The (maybe misconstrued) knowledge that she will be gone soon gives her a sense of freedom and carelessness. She goes out for oysters and expensive champagnes and smooches a waiter; she refers to cancer as “new material” for her show, and gets noticed by a local radio agent; and the pharmacist stops questioning her dodgy prescription requests.

She makes light of everything. “Steroids are like the crack cocaine of chemo,” she says. “Do you need your house painted? I have bucket-loads of energy.” Her audiences constantly reward this denial of her pain, instead of identifying it as a cry for help.

Kate sees the cancer as “a guilt-free way out”. She doesn’t want to go on, but she doesn’t kill herself out of a sense of duty to her brother and niece. Her brother persuades her to take the chemo on the condition that if it doesn’t work, he will let her go.

This creates a unique situation as far as films about illness go, in which good news is bad news and bad news is good news (from the character’s perspective). Her depression is as ailing as her cancer, and in her current loop, beating one means succumbing to the other.

This makes Kate’s character progression equally unusual – it would be difficult to tell whether she was making progress or deteriorating but for several of Meehan’s hand-holding techniques. Throughout the film, we see brief snippets of Kate’s stand-up performances that reflect her changing mental state in a quirky albeit obvious way. There’s also a slightly forced recurring comedy bit in which Kate talks to her breasts and voices them in silly accents.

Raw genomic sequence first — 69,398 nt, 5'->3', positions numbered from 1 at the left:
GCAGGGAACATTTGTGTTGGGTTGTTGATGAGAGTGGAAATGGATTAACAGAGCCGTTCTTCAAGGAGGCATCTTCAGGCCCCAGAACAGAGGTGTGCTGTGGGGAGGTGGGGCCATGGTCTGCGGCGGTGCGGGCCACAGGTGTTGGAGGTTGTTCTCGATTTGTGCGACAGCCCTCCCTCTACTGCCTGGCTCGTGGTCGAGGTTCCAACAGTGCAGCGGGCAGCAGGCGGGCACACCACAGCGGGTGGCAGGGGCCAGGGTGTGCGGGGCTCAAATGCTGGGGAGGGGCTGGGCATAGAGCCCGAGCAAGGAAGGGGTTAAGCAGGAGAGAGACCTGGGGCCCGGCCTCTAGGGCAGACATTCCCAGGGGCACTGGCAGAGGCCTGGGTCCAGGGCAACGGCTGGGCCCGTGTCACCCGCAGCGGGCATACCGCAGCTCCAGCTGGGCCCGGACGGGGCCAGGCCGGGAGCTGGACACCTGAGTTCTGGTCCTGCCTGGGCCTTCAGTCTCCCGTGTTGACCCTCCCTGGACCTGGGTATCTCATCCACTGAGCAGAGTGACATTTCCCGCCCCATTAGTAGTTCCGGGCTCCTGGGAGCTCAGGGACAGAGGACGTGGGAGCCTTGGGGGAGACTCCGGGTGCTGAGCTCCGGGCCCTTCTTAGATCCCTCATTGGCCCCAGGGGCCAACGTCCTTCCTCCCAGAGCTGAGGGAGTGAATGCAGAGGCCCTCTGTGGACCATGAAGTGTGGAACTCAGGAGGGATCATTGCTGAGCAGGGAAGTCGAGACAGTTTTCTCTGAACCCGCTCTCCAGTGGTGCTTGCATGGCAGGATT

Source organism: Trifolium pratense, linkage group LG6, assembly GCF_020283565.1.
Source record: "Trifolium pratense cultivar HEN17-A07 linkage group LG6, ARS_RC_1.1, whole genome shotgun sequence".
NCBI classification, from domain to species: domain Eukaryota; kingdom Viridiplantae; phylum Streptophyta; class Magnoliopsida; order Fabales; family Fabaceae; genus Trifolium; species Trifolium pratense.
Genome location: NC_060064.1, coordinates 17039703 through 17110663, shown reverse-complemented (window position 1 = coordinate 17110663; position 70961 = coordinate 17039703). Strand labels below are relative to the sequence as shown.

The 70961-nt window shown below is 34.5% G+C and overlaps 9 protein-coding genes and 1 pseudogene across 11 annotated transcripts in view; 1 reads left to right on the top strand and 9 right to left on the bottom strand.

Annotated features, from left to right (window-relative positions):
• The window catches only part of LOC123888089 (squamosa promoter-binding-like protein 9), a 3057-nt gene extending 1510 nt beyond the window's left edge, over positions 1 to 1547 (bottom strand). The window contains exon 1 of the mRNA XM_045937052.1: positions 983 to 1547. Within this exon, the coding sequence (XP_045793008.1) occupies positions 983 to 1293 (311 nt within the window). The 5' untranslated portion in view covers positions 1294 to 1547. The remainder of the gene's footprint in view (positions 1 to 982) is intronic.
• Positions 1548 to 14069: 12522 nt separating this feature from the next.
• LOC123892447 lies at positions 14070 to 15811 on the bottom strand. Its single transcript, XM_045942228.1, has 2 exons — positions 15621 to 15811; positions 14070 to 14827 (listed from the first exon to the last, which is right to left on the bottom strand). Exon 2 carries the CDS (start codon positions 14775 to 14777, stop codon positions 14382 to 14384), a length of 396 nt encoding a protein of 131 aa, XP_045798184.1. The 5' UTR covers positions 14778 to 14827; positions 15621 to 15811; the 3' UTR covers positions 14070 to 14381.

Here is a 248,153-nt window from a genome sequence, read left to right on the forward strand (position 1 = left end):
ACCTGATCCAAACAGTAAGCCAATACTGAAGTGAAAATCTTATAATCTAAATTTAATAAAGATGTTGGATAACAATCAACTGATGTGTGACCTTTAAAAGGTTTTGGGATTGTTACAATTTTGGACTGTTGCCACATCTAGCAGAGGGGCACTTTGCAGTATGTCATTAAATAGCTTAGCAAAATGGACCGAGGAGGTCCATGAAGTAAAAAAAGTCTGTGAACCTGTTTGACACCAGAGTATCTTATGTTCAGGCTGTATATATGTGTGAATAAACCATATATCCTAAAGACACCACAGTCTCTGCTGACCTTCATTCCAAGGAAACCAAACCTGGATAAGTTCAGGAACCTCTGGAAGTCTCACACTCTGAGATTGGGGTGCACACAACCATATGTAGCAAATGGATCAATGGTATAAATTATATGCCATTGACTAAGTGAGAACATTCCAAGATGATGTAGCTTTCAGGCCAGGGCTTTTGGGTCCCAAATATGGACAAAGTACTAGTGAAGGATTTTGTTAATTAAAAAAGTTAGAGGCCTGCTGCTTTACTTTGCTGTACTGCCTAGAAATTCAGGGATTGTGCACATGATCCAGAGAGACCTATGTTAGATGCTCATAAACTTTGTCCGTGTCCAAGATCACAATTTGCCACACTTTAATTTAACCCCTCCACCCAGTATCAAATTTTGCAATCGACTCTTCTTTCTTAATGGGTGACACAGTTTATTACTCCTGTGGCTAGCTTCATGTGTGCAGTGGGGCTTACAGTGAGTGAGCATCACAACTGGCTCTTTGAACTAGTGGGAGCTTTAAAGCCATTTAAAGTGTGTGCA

The shifting balance of cynicism and sentimentality conveyed through these amusing/unsubtle techniques is the most pleasing quality of the film. Initially, the title is meant with the same irony as the famous Monty Python song Always Look on the Bright Side of Life, but there is a smooth transition towards earnestness. You’re lured by the sarcasm, hooked, and reeled into the soppy optimism gently enough that you can enjoy it without feeling self-conscious.

‘The Bright Side’ by director Ruth Meehan. Image: Supplied

We meet a diverse group of women in Kate’s support group who are suffering from the indiscriminate disease. Each is hanging onto hope through different means – the older woman clings to her faith, the feisty youngster makes big plans for the future as if that will ensure she has one, and the wealthy airhead pushes rose quartz and preaches about chakras to distract herself from reality. But Kate knocks them all down, constantly taking the piss so that everyone might share her cynicism.

As Kate is drawn into the little community of her ward, her journey becomes one of sisterhood and empathy. It retains the dark humour and quintessential Irish bathos, but it also embraces the vulnerability that it seemed to disdain. It delivers what was promised with few surprises, and a lot of dark laughs. DM/ML

The Bright Side is available in South Africa on the official European Film Festival 2021 website until 24 October.
You can contact This Weekend We’re Watching via [email protected]